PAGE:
No surprise, Americans are putting off saving for retirement in lieu of more living in the moment—a tempting but potentially costly mistake (in more ways than one).
More people are enrolled in credit card rewards than are contributing to 401ks or other retirement savings accounts, according to a recent report by Value Penguin.
Examining data collected by Claritas Financial, Value Penguin discovered 61 percent of U.S. households participate in at least one credit card rewards program, while just 58 percent use any type of retirement savings vehicle.
The report pointed to instant gratification as a potential reason that consumers behave this way.
For one, there’s the aggressive nature and invasive prevalence of financial institutions’ credit card marketing efforts. Value Penguin pointed to research by EMI Strategic Marketing, noting several top credit card issuers in America spend upwards of a billion dollars per year on advertising.
Plus, retirement accounts require participants to give up part of their income now in order to enjoy the financial benefit of doing so later—sometimes decades down the line. In contrast, many credit cards are free or low-cost. And for those who pay off their balance each month, rewards programs are seemingly offering something for nothing—right now.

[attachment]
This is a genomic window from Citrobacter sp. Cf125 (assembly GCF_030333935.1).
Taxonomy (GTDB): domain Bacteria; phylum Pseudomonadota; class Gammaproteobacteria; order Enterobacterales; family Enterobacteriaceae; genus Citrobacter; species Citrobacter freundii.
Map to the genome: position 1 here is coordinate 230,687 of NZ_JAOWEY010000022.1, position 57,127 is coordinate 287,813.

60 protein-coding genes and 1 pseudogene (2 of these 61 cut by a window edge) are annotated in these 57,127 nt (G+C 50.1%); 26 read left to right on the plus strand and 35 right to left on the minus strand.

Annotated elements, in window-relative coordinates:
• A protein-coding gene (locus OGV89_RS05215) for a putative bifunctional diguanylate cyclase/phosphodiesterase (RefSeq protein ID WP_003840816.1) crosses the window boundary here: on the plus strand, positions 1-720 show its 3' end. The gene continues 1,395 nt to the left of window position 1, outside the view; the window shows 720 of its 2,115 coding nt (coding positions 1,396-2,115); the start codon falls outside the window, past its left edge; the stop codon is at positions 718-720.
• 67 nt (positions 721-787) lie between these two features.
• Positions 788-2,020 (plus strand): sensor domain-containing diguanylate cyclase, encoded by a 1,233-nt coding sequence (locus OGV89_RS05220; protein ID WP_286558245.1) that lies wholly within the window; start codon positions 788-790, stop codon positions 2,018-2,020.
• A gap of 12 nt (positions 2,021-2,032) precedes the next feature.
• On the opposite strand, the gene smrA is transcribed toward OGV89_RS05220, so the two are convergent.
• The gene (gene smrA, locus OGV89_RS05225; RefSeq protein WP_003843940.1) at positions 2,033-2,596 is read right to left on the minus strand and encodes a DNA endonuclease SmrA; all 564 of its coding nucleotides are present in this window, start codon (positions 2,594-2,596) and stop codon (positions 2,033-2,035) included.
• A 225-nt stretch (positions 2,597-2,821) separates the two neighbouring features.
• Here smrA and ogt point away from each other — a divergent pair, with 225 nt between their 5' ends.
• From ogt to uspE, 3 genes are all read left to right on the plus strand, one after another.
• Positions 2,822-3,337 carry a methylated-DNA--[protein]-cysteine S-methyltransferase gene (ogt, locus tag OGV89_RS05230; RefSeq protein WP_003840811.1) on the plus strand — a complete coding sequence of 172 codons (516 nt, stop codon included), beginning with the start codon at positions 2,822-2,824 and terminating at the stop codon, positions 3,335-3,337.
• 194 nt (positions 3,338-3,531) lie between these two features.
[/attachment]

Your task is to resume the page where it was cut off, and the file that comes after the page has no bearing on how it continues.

The report assessed data from the 100 most populated cities in the country. Other key findings by Value Penguin include:
- Miami had the lowest retirement savings rate. Only 39 percent of households have a retirement savings plan.
- Eight out of the 10 worst-performing cities were from either Florida or California.
- Arlington, Va. had the highest retirement savings participation, with 70 percent of residents contributing.
- Just 10 cities save more in retirement plans than use credit card rewards: Oklahoma City; Tulsa, Okla.; Indianapolis; Plano, Texas; Lincoln, Neb.; Louisville/Jefferson, Ky.; Omaha, Neb.; Fort Wayne, Ind.; Little Rock, Ark.; and Des Moines, Iowa.